Energy Storage

Energy Storage Faces the Future

The energy storage sector is taking off its training wheels. And while that may be a good thing, it comes with some risks. Two senior executives in the energy storage industry who spoke to POWER at the Energy Storage North America (ESNA) conference in San Jose, Calif., Sept 30–Oct. 2, described a promising—but challenging—future.

John Jung is president and CEO of Greensmith Energy Management Systems, which makes battery management software. It’s no longer enough, he explained, for end users to purchase standalone systems, connect them to the grid, and expect a good return on investment. Owners of battery systems need to think holistically about how they will function, both immediately and over time, and what other systems they will be expected to work with.

Having worked in energy storage for more than six years, Jung qualifies as an old hand. He’s seen the sector evolve slowly, then suddenly explode over the last 12 months. “For the first five years, it didn’t seem like there was much of a market, but since then it’s just been going crazy.”

What’s changed things is the realization that storage is now economic for many applications and that the right system in the right place can begin generating revenue from Day 1—provided it’s set up correctly.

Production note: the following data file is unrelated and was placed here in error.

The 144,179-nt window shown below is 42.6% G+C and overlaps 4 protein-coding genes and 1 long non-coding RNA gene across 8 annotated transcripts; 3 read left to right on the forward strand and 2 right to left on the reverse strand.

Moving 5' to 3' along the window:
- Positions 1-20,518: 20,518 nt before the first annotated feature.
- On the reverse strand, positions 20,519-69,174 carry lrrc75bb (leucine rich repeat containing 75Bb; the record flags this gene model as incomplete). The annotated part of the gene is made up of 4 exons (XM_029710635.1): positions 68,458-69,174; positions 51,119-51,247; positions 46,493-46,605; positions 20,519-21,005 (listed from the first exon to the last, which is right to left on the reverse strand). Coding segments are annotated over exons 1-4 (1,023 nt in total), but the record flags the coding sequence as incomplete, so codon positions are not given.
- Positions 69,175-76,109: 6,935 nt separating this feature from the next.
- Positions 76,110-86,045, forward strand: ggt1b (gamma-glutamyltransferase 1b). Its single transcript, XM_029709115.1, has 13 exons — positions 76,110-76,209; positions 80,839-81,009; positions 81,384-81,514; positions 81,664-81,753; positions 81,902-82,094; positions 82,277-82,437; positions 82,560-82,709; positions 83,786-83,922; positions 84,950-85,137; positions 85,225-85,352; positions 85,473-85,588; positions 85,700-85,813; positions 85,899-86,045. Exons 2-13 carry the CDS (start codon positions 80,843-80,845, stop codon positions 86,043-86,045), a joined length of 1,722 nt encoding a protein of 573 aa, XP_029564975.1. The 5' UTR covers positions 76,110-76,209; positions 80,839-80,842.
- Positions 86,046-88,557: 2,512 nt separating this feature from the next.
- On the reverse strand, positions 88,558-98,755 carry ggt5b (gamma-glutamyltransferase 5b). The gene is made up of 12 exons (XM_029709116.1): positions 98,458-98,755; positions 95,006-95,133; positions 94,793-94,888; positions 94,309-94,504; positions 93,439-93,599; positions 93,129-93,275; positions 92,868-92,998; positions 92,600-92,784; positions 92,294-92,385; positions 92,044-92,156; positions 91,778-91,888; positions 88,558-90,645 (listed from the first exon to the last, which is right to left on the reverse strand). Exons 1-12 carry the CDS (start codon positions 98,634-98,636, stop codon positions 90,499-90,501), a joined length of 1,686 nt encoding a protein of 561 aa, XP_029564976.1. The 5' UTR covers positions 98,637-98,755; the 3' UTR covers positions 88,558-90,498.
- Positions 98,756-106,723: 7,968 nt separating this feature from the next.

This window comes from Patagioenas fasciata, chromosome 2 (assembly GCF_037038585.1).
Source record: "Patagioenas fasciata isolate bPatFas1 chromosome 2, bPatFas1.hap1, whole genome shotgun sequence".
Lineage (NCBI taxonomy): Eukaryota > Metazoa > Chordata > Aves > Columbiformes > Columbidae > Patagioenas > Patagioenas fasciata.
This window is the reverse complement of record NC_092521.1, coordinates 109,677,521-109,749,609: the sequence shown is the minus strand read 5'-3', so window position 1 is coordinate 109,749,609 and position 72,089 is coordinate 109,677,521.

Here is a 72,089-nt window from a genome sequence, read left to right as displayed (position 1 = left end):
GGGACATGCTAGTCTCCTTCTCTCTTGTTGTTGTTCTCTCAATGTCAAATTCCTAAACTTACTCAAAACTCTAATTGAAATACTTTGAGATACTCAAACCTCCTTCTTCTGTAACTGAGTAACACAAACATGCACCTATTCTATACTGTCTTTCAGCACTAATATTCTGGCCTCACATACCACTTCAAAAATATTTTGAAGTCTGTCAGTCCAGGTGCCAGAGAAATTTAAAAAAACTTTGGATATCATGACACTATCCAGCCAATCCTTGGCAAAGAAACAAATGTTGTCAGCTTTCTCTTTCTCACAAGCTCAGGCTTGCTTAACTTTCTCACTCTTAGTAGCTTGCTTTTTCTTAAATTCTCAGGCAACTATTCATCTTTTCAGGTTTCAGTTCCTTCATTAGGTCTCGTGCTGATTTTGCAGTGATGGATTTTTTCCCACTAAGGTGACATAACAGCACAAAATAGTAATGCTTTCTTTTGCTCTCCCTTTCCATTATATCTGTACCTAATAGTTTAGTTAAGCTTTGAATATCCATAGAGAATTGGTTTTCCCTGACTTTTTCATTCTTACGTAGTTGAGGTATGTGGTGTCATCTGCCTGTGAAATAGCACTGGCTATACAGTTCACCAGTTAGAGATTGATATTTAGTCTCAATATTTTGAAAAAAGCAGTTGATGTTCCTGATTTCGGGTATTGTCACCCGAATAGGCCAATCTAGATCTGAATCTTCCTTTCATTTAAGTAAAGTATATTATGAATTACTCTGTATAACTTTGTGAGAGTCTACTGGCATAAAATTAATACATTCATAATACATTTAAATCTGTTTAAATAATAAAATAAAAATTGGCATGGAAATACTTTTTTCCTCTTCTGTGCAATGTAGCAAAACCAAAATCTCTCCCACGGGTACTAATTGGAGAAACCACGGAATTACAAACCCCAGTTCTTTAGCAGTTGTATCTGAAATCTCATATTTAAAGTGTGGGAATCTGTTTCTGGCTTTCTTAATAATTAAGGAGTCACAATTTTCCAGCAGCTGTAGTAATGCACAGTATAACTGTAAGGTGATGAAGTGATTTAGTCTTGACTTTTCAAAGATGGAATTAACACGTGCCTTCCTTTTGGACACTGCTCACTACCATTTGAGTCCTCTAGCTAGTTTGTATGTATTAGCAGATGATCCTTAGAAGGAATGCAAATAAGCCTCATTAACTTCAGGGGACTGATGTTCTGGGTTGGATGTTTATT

Jung says customers used to just be focused on the storage, but no more. “They’re using us not just for our technology but to help them decide, ‘What can we make money doing?’”

That money is serious.

With California having ordered up 1.3 GW of storage for its investor-owned utilities, and an unspecified but definite level for the remaining power providers in the state, California is in the midst of a new gold rush—in energy storage.

Greensmith will be commissioning 23 MW of battery systems in 2014 that will be run by its fourth-generation GEMS software suite. The GEMS platform is a brand-agnostic, hardware-agnostic system designed to give storage owners increased flexibility and responsiveness, ultimately reducing costs and opening up new revenue streams.

Growing Support Services

Part of the reason Greensmith has seen a surge in demand for its services is because battery manufacturers have started to realize that, while good battery management software is essential, software engineering is frequently outside the core competency of a hardware manufacturer. And improperly integrated storage systems are quite capable of self-destructing.

“If you’re a company whose DNA, and whose people and processes are about manufacturing components,” Jung said, “that’s not the same thing as integration and software. You see that time and time again.”

This has led some manufacturers to direct customers toward third-party software support like Greensmith. And that means that those customers need think well beyond the capacity of the system and toward how exactly it will be used over time. Jung said it’s better to get a system precisely fitted to the owner’s needs and usage, rather than buying overcapacity, assuming performance will degrade over time.

A good support structure can future-proof storage deployments, shifting roles and keeping a battery useful even when it may no longer be cutting edge and capacity has degraded.

But the energy storage gold rush has Jung a bit concerned.